Differential Expression of Blood Group Precursor Antigen in Human Breast Cancer Tissue

Differential Expression of Blood Group Precursor Antigen in Human Breast Cancer Tissue

Review Data

§  Significance of the Study: This pilot study offers a valuable insight into the importance of the expression of breast cancer antigen (BCA) biomarkers which can provide information about clinical and pathological features and prognosis to guide treatment stratification. This study, involving 52 breast tissue specimens, examines the expression of a tumor-specific, conserved epitope of oncofetal blood group precursor antigens, gpC1, in breast cancer (BCA) patients using tissue microarrays (TMAs). Further research on gpC1 expression level, its relationship with BCA progression and comparisons with traditional BCA cell lines with cancer stem cells (BCSC) markers is required.


§  Fit with the Scope of the Journal: The manuscript perfectly fits with the scope of the International Journal of Cancer Science & Therapy.


§  The Discussion is well supported with the observations and is aptly analysed. It also adequately discusses the literature relevant to this study. The study findings are appropriately presented in the Conclusion section. Figure and table are also briefly explained.


§  The manuscript is mostly well-written except a few minor errors (already corrected in the galley proof) that are listed below:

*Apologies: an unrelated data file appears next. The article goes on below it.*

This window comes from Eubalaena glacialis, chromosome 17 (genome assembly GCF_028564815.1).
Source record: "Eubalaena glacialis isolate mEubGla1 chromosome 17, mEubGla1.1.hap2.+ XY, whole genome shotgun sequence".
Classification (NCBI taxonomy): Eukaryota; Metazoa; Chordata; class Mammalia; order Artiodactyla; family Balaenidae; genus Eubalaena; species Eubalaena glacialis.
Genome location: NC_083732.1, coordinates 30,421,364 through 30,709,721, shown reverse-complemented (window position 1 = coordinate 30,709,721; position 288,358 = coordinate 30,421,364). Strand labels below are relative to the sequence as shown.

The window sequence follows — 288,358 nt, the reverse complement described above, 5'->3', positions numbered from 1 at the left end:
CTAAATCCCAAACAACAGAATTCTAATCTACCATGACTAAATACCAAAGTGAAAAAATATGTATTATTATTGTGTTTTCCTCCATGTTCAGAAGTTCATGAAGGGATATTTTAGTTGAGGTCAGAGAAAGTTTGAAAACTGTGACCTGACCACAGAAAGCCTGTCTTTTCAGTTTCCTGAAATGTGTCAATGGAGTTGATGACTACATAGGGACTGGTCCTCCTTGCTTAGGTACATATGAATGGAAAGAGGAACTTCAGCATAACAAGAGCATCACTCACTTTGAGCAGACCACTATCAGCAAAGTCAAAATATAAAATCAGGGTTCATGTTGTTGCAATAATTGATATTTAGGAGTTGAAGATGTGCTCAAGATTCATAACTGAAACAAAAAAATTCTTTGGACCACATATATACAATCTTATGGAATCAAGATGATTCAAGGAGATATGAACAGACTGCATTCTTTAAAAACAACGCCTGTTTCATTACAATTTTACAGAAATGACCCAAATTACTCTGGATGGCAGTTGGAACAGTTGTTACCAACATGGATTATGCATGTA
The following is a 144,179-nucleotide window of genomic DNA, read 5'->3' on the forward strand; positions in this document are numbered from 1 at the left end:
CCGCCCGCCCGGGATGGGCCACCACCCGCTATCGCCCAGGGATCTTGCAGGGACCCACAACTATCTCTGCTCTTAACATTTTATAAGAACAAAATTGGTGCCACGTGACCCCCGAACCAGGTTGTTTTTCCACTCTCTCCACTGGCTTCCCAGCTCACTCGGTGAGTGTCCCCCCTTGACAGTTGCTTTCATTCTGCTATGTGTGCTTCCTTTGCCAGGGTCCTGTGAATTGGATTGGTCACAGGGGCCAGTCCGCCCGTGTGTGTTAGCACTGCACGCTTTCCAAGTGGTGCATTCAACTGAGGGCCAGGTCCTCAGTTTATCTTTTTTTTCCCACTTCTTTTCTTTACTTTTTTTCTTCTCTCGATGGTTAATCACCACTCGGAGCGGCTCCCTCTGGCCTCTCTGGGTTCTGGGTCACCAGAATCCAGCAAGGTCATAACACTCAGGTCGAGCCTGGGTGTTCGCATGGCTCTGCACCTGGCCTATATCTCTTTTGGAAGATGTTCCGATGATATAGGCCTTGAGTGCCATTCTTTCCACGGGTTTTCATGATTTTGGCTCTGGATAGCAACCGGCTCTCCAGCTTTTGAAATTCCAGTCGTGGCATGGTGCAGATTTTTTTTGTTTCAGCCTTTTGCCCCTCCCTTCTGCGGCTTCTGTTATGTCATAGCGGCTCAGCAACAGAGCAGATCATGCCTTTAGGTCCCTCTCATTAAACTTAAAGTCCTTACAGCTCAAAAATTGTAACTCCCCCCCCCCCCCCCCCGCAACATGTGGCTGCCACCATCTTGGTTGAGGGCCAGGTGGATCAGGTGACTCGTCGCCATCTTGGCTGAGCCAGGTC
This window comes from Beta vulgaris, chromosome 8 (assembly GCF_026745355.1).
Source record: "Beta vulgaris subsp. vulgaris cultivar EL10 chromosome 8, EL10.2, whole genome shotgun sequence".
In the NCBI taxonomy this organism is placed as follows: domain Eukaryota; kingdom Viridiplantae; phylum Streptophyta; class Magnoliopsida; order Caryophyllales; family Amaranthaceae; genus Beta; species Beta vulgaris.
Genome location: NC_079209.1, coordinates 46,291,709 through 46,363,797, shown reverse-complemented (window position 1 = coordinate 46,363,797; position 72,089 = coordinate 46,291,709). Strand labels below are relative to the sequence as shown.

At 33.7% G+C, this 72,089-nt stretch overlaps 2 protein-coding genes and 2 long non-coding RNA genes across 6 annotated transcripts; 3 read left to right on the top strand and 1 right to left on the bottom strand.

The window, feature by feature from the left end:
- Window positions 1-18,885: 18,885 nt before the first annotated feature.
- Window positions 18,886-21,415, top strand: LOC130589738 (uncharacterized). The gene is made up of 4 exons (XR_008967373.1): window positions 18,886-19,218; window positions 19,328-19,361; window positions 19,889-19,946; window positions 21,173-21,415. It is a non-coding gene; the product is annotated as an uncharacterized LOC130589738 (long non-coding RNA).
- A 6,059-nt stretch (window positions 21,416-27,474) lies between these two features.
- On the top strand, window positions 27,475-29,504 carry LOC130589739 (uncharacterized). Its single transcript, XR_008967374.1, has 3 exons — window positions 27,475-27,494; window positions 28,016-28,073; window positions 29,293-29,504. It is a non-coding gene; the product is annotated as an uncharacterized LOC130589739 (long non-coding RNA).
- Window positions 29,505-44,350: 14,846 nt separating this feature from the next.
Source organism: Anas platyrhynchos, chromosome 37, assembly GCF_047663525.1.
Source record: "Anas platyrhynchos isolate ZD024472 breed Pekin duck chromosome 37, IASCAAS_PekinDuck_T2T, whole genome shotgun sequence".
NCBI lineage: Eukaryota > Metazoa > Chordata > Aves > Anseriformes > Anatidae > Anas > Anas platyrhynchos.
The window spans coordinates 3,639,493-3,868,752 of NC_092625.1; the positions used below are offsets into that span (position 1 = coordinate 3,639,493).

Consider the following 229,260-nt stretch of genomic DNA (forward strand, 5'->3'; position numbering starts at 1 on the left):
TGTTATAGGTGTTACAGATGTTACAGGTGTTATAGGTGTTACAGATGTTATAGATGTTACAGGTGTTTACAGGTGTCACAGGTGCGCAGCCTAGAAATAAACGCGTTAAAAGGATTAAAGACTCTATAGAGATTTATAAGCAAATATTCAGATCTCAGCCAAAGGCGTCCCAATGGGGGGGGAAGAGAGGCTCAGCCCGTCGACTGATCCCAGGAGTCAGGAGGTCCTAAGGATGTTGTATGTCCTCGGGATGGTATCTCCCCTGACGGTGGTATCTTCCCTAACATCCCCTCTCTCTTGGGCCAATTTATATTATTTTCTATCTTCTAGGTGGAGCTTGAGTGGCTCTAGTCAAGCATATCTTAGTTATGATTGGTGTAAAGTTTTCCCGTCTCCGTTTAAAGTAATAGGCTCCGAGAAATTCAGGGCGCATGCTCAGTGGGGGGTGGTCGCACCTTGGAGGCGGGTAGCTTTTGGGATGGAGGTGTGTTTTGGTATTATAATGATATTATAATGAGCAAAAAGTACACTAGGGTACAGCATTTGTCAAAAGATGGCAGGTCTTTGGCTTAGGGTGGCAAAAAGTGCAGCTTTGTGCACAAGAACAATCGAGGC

o   Words like “triple-negative”, “cross-reactivity” should be hyphenated.

o   The word “overexpressed” should be written as a single word.

o   In the 1st sentence of the Abstract, “of” should be replaced with “for” before “biomarkers”.

o   In order to maintain the consistency, “BCa” should be written as “BCA”.


Author Info

Corresponding Author
Denong Wang
Tumor Glycomics Laboratory, SRI International Biosciences Division, Menlo Park, California, USA

Article Info

Article Type
Research Article
Publication history
Received: Wed 22, Jul 2020
Accepted: Wed 05, Aug 2020
Published: Fri 14, Aug 2020
© 2023 Denong Wang. This is an open-access article distributed under the terms of the Creative Commons Attribution License, which permits unrestricted use, distribution, and reproduction in any medium, provided the original author and source are credited. Hosting by Science Repository.
DOI: 10.31487/j.IJCST.2020.01.04